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'The Lady with the Lamp''s own copy, and the Wakeman Copy, with a tipped-in Longfellow letter

The Courtship of Miles Standish, and Other Poems.

Boston: Ticknor and Field, 1858.

Price: $15,000.00

About the item

First American edition published shortly after the London edition. First printing with “treacherous wine” on p. 124.3. 215 [12] pp.; ads dated October. 12mo. 'The Lady with the Lamp''s own copy, and the Wakeman Copy, with a tipped-in Longfellow letter. Publisher's original brown cloth, near fine, with slight rubbing to corners; advert for the Waverley Novels tipped in to endpapers, bookplate of Stephen Wakemen to front paste down; Nightingale's ownership signatures to title page and title to "Miles Standish"; Longfellow ALS with envelope tipped into front blanks; final page in “Filomena” (185-6) creased. BAL 12122; Provenance: Stephen Wakeman, his sale, 1924, #719, with his book label on the front paste-down, and note laid-in in Wakeman’s hand. On the rear free endpaper, early 20th century bookman, Gabriel Wells, copied the Wakeman description, noting the sale and lot; the note is initialed “G.W.” From Gabriel Wells the book went into the collection of Carl Pforzheimer, and was sold in 1986 by Ximenes Rare Books to a private collector where it remained until 2021.

Item #365464

Florence Nightingale's lovely copy of The Courtship of Miles Standish, which contains the poem "Santa Filomena" that christened Nightingale as 'The Lady with the Lamp', an image forever after associated with her. Nightingale wrote in detail about her love for Longfellow’s poetry, memorized some of the poems, and had in-depth contact with Thomas Gold Appleton, Longfellow’s brother-in-law. Her mother asked for “Filomena” to be read over and over – after which she would comment, “It is all true.”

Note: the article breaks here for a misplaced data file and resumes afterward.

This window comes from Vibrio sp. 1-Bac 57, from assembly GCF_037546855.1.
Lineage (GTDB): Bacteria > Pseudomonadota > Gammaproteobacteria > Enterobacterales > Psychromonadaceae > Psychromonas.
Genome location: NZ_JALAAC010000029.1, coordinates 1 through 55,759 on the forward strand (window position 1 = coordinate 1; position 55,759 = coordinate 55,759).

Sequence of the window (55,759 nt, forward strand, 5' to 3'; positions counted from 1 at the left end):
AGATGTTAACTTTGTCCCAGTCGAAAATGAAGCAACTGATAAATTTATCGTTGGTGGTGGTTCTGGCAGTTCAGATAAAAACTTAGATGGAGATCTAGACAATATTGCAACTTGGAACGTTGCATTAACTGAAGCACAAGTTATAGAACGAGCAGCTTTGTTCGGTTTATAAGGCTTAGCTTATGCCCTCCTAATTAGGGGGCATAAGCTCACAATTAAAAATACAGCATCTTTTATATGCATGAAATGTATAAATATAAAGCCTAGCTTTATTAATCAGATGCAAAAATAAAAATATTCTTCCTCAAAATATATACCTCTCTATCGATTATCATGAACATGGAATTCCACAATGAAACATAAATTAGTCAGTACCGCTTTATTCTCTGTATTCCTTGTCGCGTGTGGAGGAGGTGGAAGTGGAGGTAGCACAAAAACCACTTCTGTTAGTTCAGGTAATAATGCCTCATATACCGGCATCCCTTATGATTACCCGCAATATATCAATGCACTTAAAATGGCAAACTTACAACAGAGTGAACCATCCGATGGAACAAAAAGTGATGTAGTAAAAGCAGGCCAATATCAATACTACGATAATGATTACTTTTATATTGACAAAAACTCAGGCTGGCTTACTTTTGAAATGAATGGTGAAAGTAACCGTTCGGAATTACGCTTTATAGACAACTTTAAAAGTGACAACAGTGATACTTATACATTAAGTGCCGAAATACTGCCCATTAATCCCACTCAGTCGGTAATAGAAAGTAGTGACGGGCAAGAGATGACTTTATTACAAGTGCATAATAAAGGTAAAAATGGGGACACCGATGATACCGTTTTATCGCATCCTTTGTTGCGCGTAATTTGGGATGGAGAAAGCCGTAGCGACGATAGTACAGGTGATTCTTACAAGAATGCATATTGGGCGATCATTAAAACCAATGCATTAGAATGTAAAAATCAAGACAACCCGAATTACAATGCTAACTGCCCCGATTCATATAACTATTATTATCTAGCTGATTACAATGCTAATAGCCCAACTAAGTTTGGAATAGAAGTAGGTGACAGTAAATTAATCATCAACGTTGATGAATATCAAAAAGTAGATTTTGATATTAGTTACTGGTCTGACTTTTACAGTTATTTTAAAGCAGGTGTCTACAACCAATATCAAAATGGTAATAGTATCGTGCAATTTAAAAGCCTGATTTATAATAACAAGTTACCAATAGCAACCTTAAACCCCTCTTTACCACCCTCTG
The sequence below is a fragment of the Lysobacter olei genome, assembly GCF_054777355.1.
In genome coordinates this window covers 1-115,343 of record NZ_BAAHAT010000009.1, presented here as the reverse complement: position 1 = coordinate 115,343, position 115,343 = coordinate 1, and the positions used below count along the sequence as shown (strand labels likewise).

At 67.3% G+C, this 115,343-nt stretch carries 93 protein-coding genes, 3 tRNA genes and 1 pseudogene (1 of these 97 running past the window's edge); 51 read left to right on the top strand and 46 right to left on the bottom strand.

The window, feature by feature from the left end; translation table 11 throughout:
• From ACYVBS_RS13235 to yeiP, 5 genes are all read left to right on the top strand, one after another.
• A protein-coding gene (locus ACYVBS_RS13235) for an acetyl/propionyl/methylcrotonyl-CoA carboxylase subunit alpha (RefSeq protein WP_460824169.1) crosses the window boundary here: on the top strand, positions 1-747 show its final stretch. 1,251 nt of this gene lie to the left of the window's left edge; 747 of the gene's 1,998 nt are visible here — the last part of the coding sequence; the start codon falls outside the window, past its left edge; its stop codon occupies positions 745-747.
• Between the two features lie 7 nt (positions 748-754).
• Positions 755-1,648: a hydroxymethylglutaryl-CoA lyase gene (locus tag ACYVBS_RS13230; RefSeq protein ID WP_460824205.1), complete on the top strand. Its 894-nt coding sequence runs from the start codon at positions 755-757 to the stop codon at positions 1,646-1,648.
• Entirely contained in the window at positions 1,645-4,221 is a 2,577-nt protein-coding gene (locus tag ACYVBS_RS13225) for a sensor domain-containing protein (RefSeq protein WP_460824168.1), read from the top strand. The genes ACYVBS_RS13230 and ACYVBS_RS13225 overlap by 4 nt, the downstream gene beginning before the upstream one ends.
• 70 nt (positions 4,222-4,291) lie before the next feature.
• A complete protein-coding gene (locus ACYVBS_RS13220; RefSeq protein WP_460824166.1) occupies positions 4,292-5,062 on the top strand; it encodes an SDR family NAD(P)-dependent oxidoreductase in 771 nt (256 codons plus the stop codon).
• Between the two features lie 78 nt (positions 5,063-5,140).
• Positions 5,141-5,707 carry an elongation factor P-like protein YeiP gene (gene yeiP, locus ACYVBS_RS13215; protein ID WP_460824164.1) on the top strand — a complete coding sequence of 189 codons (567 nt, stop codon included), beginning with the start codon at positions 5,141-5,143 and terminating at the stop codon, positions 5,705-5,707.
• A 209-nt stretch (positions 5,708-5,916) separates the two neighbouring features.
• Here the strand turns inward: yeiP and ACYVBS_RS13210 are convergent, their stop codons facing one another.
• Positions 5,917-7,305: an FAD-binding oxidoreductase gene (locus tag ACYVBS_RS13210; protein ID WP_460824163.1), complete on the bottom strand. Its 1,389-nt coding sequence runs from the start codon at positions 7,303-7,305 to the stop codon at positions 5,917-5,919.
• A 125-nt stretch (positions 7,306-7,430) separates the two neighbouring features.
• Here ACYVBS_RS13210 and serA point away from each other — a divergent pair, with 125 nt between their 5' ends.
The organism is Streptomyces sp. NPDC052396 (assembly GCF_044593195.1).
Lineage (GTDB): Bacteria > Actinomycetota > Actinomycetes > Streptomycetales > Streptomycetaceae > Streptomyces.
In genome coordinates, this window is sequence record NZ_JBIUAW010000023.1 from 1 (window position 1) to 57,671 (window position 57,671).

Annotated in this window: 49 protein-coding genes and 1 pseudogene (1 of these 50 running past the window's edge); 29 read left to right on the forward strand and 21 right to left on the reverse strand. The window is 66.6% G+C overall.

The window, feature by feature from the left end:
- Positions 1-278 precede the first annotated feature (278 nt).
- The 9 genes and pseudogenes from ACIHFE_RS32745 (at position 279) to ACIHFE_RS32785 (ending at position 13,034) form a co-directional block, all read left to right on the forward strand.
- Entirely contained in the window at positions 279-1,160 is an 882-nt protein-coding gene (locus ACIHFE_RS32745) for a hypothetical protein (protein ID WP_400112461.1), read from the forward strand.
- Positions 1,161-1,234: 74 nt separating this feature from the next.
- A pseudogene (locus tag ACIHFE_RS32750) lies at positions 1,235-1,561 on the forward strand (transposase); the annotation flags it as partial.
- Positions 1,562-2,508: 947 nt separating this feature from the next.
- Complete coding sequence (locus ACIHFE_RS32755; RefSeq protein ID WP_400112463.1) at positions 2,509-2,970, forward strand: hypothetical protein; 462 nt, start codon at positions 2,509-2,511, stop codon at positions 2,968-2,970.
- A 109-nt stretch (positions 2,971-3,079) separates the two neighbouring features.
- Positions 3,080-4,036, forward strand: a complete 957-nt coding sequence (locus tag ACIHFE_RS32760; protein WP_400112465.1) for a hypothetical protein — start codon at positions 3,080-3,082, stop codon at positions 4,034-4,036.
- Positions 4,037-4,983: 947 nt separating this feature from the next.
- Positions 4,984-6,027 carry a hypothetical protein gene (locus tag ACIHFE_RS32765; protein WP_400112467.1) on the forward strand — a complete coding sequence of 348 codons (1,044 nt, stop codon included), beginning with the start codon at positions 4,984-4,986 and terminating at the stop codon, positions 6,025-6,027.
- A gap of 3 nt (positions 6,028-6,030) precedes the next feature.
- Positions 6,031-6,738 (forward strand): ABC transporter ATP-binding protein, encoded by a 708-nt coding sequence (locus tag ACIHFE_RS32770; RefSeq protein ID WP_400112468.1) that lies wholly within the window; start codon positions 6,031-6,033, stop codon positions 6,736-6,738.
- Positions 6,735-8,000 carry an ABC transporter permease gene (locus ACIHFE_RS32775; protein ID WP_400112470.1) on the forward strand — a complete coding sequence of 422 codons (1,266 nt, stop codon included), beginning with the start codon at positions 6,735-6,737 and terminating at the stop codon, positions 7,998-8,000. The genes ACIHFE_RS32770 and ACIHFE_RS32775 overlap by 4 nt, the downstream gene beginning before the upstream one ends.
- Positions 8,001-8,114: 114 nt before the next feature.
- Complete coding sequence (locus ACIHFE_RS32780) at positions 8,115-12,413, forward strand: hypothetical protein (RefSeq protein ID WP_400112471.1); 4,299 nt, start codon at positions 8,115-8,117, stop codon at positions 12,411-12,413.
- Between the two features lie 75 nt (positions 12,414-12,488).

While the two pencil inscriptions are not in the hand of Florence Nightingale or her father, there were close associates around her, mainly her Aunt Mai, who handled a lot of details of her day to day life – even keeping her beloved father distant, though Nightingale said she always found time for him and they were very close.

In the tipped-in letter, Lonfellow writes on Feb. 22, 1859, to le Chevalier de Chatelain (Jean Baptiste François Ernest de Chatelain [1801–81]) about receiving a copy of Beautés de la poésie anglaise (1960-1972), likely in manuscript form, Chatelain's collection of translations from English poetry, noting that he was included, and asking to be added to the list of subscribers. In the published version, Longfellow's poetry is featured in four of the five volumes, and he is indeed among the subscribers. Longfellow calls Chatelain's renderings of his work "spirited and effective" and asks if the translator received a copy of this volume, as Longfellow had instructed his London publishers to send one over. Chatelain, writer and translator, born in Paris but naturalized as a British citizen in 1848, had already translated Longfellow's Evangeline and Voices of the Night.